For many, June marks the homestretch of the school year. In the wake of district, state, and AP exams and with the anticipation of summer weather and relaxation on the horizon, distractions abound. We know it can feel overwhelming (and exhausting) to plan engaging and meaningful lessons as the school days wind down. And yet, we know that it is just as important to close out the year in a way that feels purposeful to your students as it is to foster brave and reflective classroom communities in the fall.
So, as we look toward the end of the school year, we are sharing some insights from members of our ELA Advisory Board on the tools and activities they use to help students slow down, reflect on what they’ve learned, and celebrate the community they cultivated over the course of the school year.
Jenni Aberli: When I was teaching, I had students reflect individually in journals and together in groups on what they read and learned. Then they would each write me a letter sharing their experiences in the class—what they liked about the structure, what they learned, what was most effective, what text/content they liked best, what I should keep doing, what I should stop doing, and what should change. This was a great opportunity for them to synthesize and reflect on the year in my class, and it provided constructive feedback for how I could improve the next year.
Jessica MacMartin: I have students complete a Portfolio Reflection where they choose 2-3 assignments or tasks that helped them academically and/or personally learn about themself or the world. I ask them to reflect on each and provide questions to prompt that reflection. Students can complete this assignment however they please: handwritten, typed in a document, or more creatively as a slide with images and links to assignments.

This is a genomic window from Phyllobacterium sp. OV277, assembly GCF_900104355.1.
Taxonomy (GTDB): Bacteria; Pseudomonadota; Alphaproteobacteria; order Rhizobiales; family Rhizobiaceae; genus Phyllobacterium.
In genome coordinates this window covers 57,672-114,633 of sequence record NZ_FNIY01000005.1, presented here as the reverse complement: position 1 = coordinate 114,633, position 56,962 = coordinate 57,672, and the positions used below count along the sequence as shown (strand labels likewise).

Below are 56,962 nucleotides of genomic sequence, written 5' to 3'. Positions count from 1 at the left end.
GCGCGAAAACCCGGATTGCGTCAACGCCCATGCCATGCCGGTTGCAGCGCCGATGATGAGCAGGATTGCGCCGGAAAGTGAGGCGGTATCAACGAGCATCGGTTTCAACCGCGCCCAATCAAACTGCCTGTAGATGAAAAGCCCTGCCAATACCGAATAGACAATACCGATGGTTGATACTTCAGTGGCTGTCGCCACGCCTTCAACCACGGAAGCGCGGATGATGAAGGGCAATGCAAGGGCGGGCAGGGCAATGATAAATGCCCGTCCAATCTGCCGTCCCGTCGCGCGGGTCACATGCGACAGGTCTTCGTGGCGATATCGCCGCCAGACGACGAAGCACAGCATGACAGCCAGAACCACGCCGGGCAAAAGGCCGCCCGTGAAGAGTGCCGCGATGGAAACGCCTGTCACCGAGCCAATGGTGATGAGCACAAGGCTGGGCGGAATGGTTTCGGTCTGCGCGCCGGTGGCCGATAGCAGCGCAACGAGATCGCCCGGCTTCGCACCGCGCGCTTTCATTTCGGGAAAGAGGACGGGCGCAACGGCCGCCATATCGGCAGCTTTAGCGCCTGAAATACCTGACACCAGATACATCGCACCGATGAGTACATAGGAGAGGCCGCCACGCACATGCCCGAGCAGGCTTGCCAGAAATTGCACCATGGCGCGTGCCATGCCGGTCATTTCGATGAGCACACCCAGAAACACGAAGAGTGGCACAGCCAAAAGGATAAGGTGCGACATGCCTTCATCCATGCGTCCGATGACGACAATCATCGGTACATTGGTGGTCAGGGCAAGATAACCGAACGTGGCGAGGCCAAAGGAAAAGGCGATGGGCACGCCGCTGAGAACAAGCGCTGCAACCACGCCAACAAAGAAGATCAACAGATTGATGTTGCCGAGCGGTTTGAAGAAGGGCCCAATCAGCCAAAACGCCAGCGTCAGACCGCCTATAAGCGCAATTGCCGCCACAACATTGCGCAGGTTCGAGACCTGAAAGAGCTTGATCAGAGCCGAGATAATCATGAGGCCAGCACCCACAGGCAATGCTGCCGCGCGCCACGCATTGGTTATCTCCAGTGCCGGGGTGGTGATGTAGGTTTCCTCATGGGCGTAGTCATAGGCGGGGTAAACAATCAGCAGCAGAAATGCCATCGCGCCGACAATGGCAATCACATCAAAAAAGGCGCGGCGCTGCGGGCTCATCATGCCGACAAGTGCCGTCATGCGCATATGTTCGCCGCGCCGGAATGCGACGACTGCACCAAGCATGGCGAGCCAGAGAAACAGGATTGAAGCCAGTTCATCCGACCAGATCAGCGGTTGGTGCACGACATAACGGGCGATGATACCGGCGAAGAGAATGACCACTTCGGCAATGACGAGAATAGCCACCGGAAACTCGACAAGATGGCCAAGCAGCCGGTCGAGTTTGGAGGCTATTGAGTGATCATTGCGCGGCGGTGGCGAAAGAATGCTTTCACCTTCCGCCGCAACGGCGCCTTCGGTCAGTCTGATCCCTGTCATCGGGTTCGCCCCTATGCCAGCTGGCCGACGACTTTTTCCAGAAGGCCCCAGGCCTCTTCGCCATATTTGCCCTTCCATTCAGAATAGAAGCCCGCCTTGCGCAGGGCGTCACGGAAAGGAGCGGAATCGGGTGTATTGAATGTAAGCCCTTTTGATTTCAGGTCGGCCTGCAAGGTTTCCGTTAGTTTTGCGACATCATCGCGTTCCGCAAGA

Jacqueline Rubino: To cap off their senior year, I assign a short project where seniors are asked to share their plans for the following year. They should discuss their college choice, career, or technical school plans. They are given a wide variety of choices including a slideshow, pieces of artwork, paper, letter, cartoon strip, video, or speech. They share their work with their class and it is an engaging way to look ahead to the future as well as showcase the skills they've learned throughout their time at the school.
Jon Sorokowski: My grade 8 students publish a Top Five list of their best middle school memories. Some students choose to work together and others alone. They enjoy reflecting on the highlights of their three years at our school as they head off on their next adventure.
Rebekah Ward: On the last day of class, we get in a circle and each student takes an opportunity to express gratitude for one of their peers until everyone has been appreciated. This is the final time for us to reflect on our values as a community (expressed in our classroom contract) and how we have grown during our time together.
Whether your students are graduating, transitioning from middle to high school, or moving to the next grade, taking time to mark this coming-of-age moment can feel validating and communicates that you recognize the importance of this time in their lives. For more activity ideas to help bring the school year to a close with care and intention check out our Activities to Connect and Celebrate at the End of the School Year mini-lesson from our Current Events in the Classroom collection or the menu of engaging options listed under Activity 69 in our guide, Community Matters: A Facing History Approach to Advisory.